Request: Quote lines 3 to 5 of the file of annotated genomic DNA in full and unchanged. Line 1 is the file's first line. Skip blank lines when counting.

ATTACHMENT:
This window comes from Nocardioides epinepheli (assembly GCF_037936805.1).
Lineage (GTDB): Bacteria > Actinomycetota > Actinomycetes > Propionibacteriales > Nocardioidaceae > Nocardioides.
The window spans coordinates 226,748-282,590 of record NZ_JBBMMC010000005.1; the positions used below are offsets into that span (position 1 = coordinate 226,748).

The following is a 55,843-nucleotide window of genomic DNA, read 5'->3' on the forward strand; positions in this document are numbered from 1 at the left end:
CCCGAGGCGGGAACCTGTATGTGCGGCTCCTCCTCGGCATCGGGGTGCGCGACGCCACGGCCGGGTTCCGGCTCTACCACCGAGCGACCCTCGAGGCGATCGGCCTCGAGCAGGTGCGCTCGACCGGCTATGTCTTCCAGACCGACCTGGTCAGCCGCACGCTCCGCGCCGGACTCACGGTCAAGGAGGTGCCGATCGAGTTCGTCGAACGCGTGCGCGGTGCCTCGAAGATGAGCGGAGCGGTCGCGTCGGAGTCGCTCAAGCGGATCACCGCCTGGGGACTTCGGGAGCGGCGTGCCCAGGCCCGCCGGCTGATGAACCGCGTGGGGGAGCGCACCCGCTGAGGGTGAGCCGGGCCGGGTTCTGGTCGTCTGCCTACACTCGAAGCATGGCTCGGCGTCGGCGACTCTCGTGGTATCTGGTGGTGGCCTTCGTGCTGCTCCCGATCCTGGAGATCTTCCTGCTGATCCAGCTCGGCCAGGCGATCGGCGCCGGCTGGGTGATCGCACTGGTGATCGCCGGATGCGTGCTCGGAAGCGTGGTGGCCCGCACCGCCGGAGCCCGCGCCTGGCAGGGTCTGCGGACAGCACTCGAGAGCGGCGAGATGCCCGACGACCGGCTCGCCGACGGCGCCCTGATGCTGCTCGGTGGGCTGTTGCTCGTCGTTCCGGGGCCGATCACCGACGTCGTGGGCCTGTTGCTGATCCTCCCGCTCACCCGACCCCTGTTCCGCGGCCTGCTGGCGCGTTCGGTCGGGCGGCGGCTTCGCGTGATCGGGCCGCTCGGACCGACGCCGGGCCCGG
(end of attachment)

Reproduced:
The window spans coordinates 226,748-282,590 of record NZ_JBBMMC010000005.1; the positions used below are offsets into that span (position 1 = coordinate 226,748).

The following is a 55,843-nucleotide window of genomic DNA, read 5'->3' on the forward strand; positions in this document are numbered from 1 at the left end:
CCCGAGGCGGGAACCTGTATGTGCGGCTCCTCCTCGGCATCGGGGTGCGCGACGCCACGGCCGGGTTCCGGCTCTACCACCGAGCGACCCTCGAGGCGATCGGCCTCGAGCAGGTGCGCTCGACCGGCTATGTCTTCCAGACCGACCTGGTCAGCCGCACGCTCCGCGCCGGACTCACGGTCAAGGAGGTGCCGATCGAGTTCGTCGAACGCGTGCGCGGTGCCTCGAAGATGAGCGGAGCGGTCGCGTCGGAGTCGCTCAAGCGGATCACCGCCTGGGGACTTCGGGAGCGGCGTGCCCAGGCCCGCCGGCTGATGAACCGCGTGGGGGAGCGCACCCGCTGAGGGTGAGCCGGGCCGGGTTCTGGTCGTCTGCCTACACTCGAAGCATGGCTCGGCGTCGGCGACTCTCGTGGTATCTGGTGGTGGCCTTCGTGCTGCTCCCGATCCTGGAGATCTTCCTGCTGATCCAGCTCGGCCAGGCGATCGGCGCCGGCTGGGTGATCGCACTGGTGATCGCCGGATGCGTGCTCGGAAGCGTGGTGGCCCGCACCGCCGGAGCCCGCGCCTGGCAGGGTCTGCGGACAGCACTCGAGAGCGGCGAGATGCCCGACGACCGGCTCGCCGACGGCGCCCTGATGCTGCTCGGTGGGCTGTTGCTCGTCGTTCCGGGGCCGATCACCGACGTCGTGGGCCTGTTGCTGATCCTCCCGCTCACCCGACCCCTGTTCCGCGGCCTGCTGGCGCGTTCGGTCGGGCGGCGGCTTCGCGTGATCGGGCCGCTCGGACCGACGCCGGGCCCGG